# Plural of “the [x] of [y]”

What is the proper usage between 1) and 2)?
1) "Determine the values of the coefficients."
2) "Determine the value of the coefficients."
Each coefficient has one value in this context.

Similarly, which of the following forms is correct?
1) "Write the values of the coefficients in the book."
2) "Write the value of the coefficients in the book."

Is the rule consistent for all possible [x] of [y], excluding constructs such as "every" and word-specific exceptions such as "cattle"? I'm aware this question is very vague. Basically, I'm looking for clues like "the rule depends on whether you want to emphasise [x] over [y]", etc.

I read about the similar question 'Does a [x] of [y] take a singular or plural verb?', but I'm still in doubt after reviewing the discussion.

Thanks for any help!

• As far as I'm aware, in the construction "the x of y", "x" is always required to be plural if there's more than one of them - regardless of their relationship with the "y". (Also as far as I'm aware, this isn't the case in French, where "x" is plural only if at least one "y" has more than one "x", but singular if there is one "x" per "y".) – Billy Nov 10 '12 at 4:36

Having taken many math and science courses in my life, I would say that there is certainly a difference between your choices and which one is correct depends on what you mean. Though I cannot provide you with formal gramatical reasons, my interpretation is as follows:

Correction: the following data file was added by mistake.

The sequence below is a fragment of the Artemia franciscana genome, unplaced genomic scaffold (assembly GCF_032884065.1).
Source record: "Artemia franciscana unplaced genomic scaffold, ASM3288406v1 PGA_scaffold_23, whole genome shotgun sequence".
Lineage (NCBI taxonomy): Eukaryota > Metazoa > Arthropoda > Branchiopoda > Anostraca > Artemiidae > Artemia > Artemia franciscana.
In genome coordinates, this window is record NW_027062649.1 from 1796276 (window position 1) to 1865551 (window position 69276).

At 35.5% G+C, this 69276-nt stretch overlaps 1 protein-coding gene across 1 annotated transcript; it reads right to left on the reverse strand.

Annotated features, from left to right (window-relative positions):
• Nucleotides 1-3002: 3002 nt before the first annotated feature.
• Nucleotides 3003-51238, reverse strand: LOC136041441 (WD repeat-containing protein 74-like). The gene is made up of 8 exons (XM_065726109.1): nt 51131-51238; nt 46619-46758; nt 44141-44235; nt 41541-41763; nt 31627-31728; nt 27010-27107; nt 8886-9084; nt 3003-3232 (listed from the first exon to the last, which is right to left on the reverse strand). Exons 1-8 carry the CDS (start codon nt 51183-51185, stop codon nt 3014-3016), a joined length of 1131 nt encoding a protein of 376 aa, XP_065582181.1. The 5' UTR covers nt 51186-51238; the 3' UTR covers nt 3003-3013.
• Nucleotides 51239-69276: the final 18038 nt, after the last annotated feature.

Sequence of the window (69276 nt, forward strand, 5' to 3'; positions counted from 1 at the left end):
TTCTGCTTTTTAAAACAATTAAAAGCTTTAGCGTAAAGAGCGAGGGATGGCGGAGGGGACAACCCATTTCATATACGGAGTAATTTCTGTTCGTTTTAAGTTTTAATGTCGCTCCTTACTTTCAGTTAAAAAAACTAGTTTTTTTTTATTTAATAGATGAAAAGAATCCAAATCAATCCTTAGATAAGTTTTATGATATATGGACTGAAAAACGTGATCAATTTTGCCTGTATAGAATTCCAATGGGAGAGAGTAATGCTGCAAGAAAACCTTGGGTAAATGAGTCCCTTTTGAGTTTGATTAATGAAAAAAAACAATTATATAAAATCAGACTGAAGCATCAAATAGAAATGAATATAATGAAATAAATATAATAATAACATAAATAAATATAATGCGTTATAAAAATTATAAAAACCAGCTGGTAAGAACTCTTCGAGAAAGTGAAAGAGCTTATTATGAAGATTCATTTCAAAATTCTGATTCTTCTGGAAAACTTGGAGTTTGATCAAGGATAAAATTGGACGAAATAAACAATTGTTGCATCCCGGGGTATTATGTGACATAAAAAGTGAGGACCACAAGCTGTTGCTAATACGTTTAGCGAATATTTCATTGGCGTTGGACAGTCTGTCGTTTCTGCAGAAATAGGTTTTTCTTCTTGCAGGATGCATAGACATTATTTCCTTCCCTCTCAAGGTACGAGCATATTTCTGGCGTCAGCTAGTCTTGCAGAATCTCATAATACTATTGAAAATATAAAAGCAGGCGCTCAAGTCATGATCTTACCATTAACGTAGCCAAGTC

1) "Determine the values of the coefficients."

This phrase means that there are at least two coefficients and at least two values. This could arise in several ways. Either x = y = {a, b, ...} where x and y are coefficients and {a, b, ...} are multiple values, or x = a and y = b where a and b are different values, or a combination of these.

2) "Determine the value of the coefficients."

This phrase means that there are at least two coefficients but only one value. This is only the case when x = y = a where x and y are coefficients and a is a value.

The only exception to this that comes to mind is if you have a series of multiple questions. In that case, the instruction should either use the plural of both words or a phrasing that applies to each question individually with the implication that the instruction should be applied many times.

I will say that many teachers are not as careful in their wording and I have seen much more misleading grammar in science questions. I honestly doubt many students would be tripped up by this relatively minor point provided they understand the math involved. Since you asked, however, I would say that the first choice (with both words pluralized) is the more broadly correct and therefore the best choice for most situations.

• It's a fact of English that broadening occurs, and 'rules' become blurred. Many would use 'What was the state of mind of the two outlaws?' rather than 'What were the states of mind of the two outlaws?' In this case, I'd say many use 'Determine the value of' as a synonym of 'evaluate', which is not number-dependent. – Edwin Ashworth Sep 2 '17 at 10:42